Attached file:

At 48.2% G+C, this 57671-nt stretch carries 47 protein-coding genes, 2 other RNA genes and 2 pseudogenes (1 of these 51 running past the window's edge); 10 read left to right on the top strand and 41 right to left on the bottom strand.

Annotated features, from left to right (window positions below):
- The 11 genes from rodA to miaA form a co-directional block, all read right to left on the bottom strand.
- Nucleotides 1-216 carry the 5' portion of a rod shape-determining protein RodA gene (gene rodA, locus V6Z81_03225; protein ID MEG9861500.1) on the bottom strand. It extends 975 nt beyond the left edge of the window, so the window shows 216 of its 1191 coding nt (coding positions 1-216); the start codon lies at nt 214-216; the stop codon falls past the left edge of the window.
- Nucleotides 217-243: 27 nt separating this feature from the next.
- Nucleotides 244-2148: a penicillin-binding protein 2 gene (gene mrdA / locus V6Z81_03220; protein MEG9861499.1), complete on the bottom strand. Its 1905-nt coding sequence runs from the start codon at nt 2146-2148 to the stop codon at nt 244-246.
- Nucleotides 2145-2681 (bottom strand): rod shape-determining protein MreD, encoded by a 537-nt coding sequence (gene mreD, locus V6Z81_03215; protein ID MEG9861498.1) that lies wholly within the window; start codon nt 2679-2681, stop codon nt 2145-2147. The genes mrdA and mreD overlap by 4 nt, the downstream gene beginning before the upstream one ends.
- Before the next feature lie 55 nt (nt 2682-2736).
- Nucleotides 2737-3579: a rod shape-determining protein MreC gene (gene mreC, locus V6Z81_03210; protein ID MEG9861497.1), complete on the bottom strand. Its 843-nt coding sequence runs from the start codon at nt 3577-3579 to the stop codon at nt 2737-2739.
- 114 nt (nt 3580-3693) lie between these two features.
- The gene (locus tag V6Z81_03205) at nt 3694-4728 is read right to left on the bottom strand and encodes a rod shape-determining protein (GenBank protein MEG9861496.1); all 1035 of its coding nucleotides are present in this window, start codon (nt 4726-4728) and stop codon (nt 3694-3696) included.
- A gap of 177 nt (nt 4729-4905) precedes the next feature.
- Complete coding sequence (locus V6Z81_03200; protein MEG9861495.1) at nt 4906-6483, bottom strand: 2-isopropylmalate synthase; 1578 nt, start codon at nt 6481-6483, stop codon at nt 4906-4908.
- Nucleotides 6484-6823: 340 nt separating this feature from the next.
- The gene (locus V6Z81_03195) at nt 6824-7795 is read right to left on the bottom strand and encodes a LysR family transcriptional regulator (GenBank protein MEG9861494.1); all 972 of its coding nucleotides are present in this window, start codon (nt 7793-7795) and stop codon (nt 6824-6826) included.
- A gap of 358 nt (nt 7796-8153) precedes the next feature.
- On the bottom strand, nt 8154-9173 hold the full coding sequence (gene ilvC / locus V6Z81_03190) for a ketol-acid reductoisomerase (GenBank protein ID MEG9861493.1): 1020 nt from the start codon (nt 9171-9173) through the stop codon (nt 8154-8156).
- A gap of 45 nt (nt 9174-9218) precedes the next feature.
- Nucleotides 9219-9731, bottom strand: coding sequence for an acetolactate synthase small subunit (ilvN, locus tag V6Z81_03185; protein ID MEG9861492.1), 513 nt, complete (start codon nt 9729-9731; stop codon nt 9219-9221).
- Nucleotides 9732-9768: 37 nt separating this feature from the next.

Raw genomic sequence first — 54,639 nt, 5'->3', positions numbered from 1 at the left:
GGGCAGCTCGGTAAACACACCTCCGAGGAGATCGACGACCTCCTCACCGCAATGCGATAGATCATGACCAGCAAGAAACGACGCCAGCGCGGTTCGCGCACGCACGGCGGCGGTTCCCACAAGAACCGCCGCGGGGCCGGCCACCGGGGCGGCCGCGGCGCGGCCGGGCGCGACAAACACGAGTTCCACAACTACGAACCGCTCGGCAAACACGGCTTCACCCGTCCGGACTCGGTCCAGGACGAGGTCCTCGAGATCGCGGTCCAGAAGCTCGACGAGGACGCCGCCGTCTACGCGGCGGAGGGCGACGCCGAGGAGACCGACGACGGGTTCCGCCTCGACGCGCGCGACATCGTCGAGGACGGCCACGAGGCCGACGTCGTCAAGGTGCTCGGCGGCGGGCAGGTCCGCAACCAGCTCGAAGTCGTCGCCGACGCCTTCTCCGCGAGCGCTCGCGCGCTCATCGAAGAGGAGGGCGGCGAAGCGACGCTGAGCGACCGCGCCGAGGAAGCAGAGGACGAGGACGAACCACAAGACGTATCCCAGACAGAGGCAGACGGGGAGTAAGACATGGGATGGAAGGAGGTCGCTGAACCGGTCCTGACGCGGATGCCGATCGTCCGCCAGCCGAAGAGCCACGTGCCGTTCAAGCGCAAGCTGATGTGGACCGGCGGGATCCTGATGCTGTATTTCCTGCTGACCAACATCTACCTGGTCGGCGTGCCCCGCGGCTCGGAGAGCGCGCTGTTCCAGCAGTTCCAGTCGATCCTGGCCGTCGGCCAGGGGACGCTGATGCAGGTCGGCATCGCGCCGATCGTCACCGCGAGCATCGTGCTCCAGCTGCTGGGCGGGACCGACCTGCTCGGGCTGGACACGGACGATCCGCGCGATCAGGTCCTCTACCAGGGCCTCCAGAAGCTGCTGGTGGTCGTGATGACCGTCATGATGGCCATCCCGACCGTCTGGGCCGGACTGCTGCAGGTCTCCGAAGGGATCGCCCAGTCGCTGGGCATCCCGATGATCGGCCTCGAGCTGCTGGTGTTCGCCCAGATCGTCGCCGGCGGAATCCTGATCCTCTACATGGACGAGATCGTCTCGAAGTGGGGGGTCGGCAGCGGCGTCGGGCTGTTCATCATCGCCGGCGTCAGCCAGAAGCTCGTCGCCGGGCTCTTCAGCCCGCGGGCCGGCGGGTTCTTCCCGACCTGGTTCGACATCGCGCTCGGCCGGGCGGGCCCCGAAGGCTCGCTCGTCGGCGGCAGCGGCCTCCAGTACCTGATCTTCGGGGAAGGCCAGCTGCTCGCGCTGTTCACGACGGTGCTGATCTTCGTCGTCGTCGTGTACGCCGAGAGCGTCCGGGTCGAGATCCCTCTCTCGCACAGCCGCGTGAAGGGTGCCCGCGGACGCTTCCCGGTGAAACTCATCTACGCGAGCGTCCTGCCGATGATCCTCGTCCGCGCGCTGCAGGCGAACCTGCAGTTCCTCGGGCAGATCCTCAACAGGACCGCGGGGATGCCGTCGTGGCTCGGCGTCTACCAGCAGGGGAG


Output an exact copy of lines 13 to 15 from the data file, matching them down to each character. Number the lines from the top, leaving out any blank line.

- Complete coding sequence (locus V6Z81_03200; protein MEG9861495.1) at nt 4906-6483, bottom strand: 2-isopropylmalate synthase; 1578 nt, start codon at nt 6481-6483, stop codon at nt 4906-4908.
- Nucleotides 6484-6823: 340 nt separating this feature from the next.
- The gene (locus V6Z81_03195) at nt 6824-7795 is read right to left on the bottom strand and encodes a LysR family transcriptional regulator (GenBank protein MEG9861494.1); all 972 of its coding nucleotides are present in this window, start codon (nt 7793-7795) and stop codon (nt 6824-6826) included.